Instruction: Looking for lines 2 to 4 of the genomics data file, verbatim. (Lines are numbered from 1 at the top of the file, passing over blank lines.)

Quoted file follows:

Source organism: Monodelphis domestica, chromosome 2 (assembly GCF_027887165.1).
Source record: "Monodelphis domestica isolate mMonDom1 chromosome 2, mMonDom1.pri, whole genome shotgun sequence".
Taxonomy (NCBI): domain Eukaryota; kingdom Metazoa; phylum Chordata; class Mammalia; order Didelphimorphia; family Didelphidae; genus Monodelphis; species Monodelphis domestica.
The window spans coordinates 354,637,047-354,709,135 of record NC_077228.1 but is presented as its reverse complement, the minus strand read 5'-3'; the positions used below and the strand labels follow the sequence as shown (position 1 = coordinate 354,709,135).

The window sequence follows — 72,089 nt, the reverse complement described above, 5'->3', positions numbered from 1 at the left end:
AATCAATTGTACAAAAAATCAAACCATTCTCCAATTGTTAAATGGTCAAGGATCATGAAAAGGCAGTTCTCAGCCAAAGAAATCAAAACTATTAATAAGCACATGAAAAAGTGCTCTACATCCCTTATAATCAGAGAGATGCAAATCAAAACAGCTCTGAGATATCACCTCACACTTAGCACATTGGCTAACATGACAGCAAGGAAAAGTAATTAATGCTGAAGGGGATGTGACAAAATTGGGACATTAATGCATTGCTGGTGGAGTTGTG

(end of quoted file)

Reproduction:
Source record: "Monodelphis domestica isolate mMonDom1 chromosome 2, mMonDom1.pri, whole genome shotgun sequence".
Taxonomy (NCBI): domain Eukaryota; kingdom Metazoa; phylum Chordata; class Mammalia; order Didelphimorphia; family Didelphidae; genus Monodelphis; species Monodelphis domestica.
The window spans coordinates 354,637,047-354,709,135 of record NC_077228.1 but is presented as its reverse complement, the minus strand read 5'-3'; the positions used below and the strand labels follow the sequence as shown (position 1 = coordinate 354,709,135).